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Managing Radioactive Sources from Cradle to Grave: Identifying Challenges and Developing Policies

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Representatives from regulatory bodies and waste management operators met in Vienna, 13-17 March 2017. (Photo: J. Krickl/IAEA)

Thirty-nine representatives from regulatory bodies and waste management operators in 21 Member States have met in Vienna from 13 to 17 March 2017 to discuss and evaluate how each country is managing radioactive sources throughout the entire source lifecycle. It is essential to establish and implement a national cradle-to-grave regulatory control system for radioactive sources to ensure their comprehensive management.  The meeting enabled the participants, who were brought together within the framework of a dedicated regional IAEA technical cooperation project, to refine their understanding of the requirements for the effective implementation of national cradle-to-grave control systems.

Together with international experts and IAEA staff, the participants examined different arrangements and reviewed the requirements needed to implement the various control systems. Among the topics discussed were policies and strategies for the use, regulation and management of sources; a regulatory framework for the management of sources; transport of sources (including import, export and removal); national inventories of sources; control over orphan sources; and managing radiation incidents or accidents involving orphan sources. The debate also covered security of sources, storage of sources and disposal of disused sources, and a mix of plenary sessions and working groups facilitated a thorough exploration of relevant topics and challenges from the perspective of IAEA Member States.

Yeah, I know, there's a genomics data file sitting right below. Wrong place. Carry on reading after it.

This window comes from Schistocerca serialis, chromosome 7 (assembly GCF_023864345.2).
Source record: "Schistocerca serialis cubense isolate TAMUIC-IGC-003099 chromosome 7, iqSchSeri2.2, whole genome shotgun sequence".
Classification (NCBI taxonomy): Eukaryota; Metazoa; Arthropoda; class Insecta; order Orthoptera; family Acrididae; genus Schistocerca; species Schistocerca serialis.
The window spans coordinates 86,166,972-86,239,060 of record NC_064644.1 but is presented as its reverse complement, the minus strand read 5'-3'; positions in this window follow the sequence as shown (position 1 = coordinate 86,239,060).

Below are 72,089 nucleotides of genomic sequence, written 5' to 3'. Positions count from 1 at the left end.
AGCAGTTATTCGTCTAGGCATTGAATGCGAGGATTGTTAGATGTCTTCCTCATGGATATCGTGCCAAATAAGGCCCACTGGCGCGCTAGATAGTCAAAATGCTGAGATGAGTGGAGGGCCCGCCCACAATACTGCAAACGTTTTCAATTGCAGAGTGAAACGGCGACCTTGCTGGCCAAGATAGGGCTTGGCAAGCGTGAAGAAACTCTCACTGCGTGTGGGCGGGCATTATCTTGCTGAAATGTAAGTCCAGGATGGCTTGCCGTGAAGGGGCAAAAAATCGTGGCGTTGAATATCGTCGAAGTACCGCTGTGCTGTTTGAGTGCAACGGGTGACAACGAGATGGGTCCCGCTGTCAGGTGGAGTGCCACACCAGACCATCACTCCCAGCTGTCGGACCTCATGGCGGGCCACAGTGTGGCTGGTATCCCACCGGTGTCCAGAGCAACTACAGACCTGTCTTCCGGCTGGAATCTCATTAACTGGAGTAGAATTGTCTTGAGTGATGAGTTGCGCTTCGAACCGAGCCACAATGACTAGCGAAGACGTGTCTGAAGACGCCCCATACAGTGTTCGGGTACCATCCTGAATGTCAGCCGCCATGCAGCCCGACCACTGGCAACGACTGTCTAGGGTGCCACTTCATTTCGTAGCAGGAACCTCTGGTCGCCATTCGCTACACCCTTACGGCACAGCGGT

A further meeting focused on the development and implementation of national policies and strategies for the management of radioactive sources has taken place subsequently from 20 to 23 March. At this event, 32 representatives from 21 countries examined progress and challenges in the development and implementation of national policies and strategies related to cradle-to-grave management of radioactive sources. The participants reviewed work carried out at the national level over the past five years with the support of the IAEA and other international partners, and discussed the major challenges encountered when developing, adopting and implementing national policies and strategies. The participants also took part in practical exercises where, based on realistic fictional situations, they had to propose a national policy and strategy for the management of radioactive sources, including disposal.

Both meetings have helped Member States to advance their understanding of the requirements for the establishment and implementation of a national cradle-to-grave control system for radioactive sources, focusing particularly on policy and strategy, two essential elements in an effective control system. The meetings offered very effective fora for the sharing of experiences, and for defining the best safety practices as mandated by the IAEA Safety Standards.

Both meetings took place within the framework of the IAEA TC project INT9182, Sustaining Cradle-to-Grave Control of Radioactive Sources. The project benefits considerably from the international technical and financial support provided by the European Union, the United States of America and Spain.

Particpants at the second meeting focusing on the development and implementation of national policies and strategies for the management of radioactive sources, 20-23 March 2017. (Photo: H.Pattison/IAEA)

       Project INT9182 is carried out with funding by the European Union and the IAEA.

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